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With its ability to find and replace character patterns in documents, GREP helps designers and editors work quickly and efficiently. Over the course of InDesign: 10 Things to Know About GREP, David Blatner demonstrates how to use GREP codes to improve workflow. He teaches GREP search techniques using patterns of numbers or letters or strings of words. David even shows how to use text patterns within a document. Exercise files accompany the course.
To paraphrase the wise sage Adobe Wan Kenobi, learning GREP is a journey, not a destination. Fortunately, there are many ways to learn more about GREP and my favorite way is to surf right on over to InDesignSecrets.com/grep and see what's there. The GREP page of InDesignSecrets.com lists a whole bunch of resources that you are going to want to know about, like books and websites, other pages within InDesignSecrets that offer fun tricks and so on. So check that out. It also links to other pages on the web that you should know about.
For example, it links right to the search using GREP expression page at adobe.com. This is part of InDesign's built-in help system and there are a lot of cool things here. It's a great resource while you are trying to learn GREP in InDesign. It also links to some cool utilities like this GrepGrokker tool, which is a Flash app created by rorohiko. It's also called lightningbrain.com and this is a really cool little tool that will let you learn GREP very quickly. Another place that you should definitely know about is this website called Regular-Expressions.info. Lots and lots of cool things about regular expressions. GREP is the 'general regular expression parser' and that's what regular expressions is all about. And finally I want to point out that I link right to this page and one other site that InDesignSecrets links to is this RegExr page at gskinner.com. This is a really cool Flash or Flex app that this guy built and it runs inside your web browser. You can also get an Air version that you can run off your desktop.
But this is very cool because it lets you run GREP right inside your browser to learn about it and test it. For example, this is just the default text that shows up here. You can change this to any text you want and as you scroll over one of these GREP expressions, it tells you exactly what that code means. You can also learn about all these GREP codes in this list on the right. For example, if you click on \d, you can see that it says Matches any digit character. So very, very handy. You could even change this code to anything you want. So for example, I could say I want to search for anything that starts with an s and then I'll come over to this list on that side and see that \w is the one I want.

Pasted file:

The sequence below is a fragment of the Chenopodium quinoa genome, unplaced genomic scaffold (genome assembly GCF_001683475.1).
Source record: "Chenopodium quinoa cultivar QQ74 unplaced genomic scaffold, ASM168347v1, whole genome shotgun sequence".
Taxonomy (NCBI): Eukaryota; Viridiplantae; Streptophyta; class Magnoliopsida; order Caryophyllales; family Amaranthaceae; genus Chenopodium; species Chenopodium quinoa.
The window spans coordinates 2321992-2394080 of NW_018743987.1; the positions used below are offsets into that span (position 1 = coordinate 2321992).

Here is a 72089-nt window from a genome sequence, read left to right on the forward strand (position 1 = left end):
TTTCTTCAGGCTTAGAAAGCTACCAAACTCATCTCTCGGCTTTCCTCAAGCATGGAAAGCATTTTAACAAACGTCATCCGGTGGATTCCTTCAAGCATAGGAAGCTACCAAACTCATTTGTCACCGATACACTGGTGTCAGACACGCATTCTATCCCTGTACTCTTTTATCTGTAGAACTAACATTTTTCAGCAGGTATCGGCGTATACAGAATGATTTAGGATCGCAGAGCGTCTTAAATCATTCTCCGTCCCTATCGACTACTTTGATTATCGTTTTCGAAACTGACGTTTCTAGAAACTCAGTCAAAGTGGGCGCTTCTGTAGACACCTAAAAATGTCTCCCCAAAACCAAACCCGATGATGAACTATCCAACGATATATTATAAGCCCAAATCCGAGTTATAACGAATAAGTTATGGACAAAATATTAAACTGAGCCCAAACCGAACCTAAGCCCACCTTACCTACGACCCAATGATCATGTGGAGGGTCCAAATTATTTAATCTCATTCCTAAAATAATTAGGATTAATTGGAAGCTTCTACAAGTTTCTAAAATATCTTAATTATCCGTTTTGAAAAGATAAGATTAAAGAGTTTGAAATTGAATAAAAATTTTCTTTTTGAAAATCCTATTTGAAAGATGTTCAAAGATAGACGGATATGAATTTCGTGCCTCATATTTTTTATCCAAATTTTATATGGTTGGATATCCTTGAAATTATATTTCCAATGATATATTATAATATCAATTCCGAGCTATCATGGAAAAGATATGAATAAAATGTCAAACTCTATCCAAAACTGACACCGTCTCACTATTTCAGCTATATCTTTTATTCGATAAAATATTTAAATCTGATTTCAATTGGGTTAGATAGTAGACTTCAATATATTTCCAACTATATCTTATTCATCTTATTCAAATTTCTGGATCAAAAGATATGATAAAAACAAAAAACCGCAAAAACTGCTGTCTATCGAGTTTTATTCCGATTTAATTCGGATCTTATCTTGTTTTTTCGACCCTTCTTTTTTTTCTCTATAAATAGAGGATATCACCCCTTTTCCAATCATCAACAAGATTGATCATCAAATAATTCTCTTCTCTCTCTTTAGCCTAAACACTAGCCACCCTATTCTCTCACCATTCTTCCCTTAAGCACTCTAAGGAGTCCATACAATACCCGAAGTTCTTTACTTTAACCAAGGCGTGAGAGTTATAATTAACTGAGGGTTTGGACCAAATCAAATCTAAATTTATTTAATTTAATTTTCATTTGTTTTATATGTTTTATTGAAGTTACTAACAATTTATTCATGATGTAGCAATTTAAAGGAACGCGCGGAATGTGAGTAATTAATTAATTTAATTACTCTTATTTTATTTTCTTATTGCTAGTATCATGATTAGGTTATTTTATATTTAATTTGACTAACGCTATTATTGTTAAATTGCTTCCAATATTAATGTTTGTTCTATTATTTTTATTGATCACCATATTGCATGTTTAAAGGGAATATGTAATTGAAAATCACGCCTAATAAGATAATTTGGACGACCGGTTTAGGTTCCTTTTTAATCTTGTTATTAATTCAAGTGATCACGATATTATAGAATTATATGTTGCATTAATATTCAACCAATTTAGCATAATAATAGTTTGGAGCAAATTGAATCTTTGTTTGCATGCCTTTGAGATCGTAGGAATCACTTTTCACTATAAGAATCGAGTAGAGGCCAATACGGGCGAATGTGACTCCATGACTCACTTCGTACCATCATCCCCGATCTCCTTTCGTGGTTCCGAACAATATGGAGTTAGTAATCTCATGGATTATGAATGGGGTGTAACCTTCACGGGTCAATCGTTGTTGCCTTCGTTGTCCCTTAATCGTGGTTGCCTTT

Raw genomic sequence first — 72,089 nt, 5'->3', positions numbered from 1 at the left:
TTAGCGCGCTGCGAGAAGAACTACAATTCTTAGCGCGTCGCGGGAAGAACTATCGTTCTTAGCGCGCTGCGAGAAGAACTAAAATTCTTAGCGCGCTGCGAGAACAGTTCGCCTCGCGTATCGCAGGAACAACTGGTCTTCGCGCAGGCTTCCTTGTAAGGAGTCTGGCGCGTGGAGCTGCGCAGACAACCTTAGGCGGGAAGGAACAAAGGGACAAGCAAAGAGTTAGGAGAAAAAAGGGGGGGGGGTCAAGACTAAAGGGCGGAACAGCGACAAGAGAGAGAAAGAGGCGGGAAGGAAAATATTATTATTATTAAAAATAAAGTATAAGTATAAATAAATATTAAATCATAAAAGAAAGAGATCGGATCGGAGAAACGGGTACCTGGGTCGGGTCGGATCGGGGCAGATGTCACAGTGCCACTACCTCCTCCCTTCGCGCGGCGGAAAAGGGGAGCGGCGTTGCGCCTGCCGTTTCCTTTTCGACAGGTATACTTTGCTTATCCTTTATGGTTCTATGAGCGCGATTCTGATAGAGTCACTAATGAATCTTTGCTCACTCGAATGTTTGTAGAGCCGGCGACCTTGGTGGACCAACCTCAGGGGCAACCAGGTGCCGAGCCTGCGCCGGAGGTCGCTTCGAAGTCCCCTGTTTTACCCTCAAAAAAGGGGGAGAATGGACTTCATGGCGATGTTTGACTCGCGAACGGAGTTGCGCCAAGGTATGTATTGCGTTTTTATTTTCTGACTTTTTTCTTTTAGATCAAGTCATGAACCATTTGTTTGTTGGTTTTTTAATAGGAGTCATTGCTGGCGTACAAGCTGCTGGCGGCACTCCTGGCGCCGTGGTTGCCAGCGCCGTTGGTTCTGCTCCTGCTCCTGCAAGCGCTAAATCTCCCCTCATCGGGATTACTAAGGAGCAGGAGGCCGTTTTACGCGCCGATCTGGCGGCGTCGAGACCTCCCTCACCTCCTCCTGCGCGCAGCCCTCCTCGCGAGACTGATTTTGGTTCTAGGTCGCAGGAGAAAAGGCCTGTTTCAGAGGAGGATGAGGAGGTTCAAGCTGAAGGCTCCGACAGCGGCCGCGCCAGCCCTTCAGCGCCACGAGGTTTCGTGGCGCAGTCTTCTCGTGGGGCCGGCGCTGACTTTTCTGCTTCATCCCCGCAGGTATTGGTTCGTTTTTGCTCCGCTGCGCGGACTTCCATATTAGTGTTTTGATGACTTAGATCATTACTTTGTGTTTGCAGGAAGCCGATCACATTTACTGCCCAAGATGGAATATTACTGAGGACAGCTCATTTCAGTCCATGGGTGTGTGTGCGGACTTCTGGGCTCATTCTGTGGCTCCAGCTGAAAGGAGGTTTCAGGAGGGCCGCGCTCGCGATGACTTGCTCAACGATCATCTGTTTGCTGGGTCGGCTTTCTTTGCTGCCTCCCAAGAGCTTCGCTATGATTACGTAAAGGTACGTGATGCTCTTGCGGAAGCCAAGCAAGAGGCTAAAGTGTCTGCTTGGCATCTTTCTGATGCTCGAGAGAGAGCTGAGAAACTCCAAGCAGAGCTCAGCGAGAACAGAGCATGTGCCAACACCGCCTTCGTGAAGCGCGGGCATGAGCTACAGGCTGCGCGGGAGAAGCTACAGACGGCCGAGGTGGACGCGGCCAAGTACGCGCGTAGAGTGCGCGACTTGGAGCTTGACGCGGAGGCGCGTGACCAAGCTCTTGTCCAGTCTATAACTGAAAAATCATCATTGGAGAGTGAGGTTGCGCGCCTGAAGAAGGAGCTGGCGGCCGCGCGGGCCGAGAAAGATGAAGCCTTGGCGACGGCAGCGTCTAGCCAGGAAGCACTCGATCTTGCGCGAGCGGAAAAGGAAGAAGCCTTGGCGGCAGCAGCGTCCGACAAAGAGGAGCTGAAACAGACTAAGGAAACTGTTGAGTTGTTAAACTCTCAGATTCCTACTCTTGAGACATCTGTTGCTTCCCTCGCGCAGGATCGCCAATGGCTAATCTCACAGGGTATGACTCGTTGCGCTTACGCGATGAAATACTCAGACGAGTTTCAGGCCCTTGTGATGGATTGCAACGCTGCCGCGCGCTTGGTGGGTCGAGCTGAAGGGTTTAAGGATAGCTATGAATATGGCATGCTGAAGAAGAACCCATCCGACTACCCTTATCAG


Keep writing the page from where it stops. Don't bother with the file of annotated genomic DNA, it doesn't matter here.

So I'll double-click on it. That adds it to my list. I already know that I want this to be a plus sign because I want it to be one or more. But I could pull that out of this list if I want because this has all those different codes in it. Very, very handy and I want this to end with the letter g and you can see that as I have been typing this, different things show up here as highlighted. And this word here is the only word that fits that GREP expression. So very, very handy. If I type, let's say, swing, as soon as I finish that G, it matches the GREP expression so it gets highlighted. Really a very cool system that this guy has put together. Again, there is the online version and the desktop version, which is created with Adobe Air.
So tools like this RegExr is a great way to really start learning GREP and really get your hands dirty with it and then when you are done you can just copy and paste your GREP expressions into InDesign to use them. With all these resources we have been looking at, I'm sure you are going to be knocking out GREP expressions as long as your arm in no time. So I hope you've enjoyed this little glance at GREP that we've had and may it help you lay out your pages quickly and efficiently.
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